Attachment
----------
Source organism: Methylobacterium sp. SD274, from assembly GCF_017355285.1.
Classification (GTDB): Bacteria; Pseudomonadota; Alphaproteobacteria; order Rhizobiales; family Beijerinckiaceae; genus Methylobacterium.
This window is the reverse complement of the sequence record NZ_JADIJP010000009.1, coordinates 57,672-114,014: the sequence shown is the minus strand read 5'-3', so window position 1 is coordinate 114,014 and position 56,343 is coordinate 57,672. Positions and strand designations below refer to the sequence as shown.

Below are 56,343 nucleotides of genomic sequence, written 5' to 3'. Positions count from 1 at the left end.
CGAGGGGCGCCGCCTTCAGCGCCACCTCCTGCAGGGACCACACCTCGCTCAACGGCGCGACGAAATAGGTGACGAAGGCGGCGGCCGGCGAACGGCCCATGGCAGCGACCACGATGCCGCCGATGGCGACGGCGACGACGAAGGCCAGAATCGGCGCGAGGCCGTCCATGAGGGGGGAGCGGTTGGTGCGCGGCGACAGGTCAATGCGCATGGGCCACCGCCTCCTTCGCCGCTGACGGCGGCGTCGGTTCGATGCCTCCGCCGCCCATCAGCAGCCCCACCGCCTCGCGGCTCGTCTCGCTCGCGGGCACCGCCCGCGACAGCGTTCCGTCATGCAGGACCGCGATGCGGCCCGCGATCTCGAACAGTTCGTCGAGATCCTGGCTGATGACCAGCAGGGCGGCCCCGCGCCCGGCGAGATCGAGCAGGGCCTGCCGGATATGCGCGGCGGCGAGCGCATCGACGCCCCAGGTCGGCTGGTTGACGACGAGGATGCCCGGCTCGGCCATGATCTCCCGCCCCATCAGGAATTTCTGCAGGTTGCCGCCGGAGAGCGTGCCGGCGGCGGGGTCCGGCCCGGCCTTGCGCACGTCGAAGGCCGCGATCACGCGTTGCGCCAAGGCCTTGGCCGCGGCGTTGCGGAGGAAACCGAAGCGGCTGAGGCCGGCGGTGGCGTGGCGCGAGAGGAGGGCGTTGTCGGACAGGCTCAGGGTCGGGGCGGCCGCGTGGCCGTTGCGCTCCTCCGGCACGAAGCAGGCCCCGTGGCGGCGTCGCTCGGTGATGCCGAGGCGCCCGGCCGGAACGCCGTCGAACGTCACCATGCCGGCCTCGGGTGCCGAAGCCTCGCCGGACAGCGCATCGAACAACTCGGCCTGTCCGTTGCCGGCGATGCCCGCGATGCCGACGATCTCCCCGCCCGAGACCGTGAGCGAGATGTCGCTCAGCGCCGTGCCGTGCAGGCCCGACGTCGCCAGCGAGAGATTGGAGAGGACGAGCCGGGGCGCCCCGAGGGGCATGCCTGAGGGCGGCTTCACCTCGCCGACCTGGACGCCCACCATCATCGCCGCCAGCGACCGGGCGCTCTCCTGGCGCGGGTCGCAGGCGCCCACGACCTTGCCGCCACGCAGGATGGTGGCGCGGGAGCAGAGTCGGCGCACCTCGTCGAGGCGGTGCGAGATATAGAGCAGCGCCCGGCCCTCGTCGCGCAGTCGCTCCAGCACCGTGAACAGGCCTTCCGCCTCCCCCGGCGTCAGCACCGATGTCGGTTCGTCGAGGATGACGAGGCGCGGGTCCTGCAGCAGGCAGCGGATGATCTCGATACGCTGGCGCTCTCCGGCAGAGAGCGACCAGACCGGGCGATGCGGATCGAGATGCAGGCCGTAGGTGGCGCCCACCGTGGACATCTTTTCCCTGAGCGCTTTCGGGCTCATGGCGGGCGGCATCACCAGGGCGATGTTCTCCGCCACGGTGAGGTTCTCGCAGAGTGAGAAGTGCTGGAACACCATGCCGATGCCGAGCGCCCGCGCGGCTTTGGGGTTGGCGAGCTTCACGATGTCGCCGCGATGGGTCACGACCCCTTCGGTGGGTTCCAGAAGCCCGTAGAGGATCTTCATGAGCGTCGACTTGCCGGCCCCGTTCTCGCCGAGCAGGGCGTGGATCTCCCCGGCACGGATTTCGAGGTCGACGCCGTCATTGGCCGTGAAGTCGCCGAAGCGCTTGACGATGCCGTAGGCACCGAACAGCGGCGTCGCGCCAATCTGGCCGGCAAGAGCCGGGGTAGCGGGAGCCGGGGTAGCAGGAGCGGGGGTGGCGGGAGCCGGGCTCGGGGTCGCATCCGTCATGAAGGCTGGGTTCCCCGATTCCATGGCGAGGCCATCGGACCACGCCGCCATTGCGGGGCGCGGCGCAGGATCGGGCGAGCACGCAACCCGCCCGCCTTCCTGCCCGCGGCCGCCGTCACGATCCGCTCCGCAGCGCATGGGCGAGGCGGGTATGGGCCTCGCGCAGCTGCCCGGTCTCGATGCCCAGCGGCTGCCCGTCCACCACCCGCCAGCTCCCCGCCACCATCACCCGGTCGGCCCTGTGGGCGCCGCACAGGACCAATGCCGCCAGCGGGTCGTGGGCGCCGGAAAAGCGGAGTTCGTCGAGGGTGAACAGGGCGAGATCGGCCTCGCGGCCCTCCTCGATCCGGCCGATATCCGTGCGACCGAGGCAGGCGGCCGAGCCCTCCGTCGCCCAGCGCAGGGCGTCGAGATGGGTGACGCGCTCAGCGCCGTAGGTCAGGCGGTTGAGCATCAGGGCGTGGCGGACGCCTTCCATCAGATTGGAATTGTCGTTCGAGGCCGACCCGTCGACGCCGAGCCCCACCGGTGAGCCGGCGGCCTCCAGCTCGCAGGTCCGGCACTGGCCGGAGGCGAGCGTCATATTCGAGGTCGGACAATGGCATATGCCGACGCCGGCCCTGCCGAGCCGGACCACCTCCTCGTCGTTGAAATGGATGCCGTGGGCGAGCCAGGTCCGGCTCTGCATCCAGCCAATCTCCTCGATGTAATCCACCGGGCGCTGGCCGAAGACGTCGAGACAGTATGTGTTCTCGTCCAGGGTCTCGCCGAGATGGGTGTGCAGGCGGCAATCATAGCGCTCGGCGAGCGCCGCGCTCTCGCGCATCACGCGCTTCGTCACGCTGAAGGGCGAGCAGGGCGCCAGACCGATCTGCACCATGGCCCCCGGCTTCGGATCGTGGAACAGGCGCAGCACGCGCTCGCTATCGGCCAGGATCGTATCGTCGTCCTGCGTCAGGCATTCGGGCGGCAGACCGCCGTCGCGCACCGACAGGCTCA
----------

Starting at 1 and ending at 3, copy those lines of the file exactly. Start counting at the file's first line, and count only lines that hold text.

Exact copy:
Source organism: Methylobacterium sp. SD274, from assembly GCF_017355285.1.
Classification (GTDB): Bacteria; Pseudomonadota; Alphaproteobacteria; order Rhizobiales; family Beijerinckiaceae; genus Methylobacterium.
This window is the reverse complement of the sequence record NZ_JADIJP010000009.1, coordinates 57,672-114,014: the sequence shown is the minus strand read 5'-3', so window position 1 is coordinate 114,014 and position 56,343 is coordinate 57,672. Positions and strand designations below refer to the sequence as shown.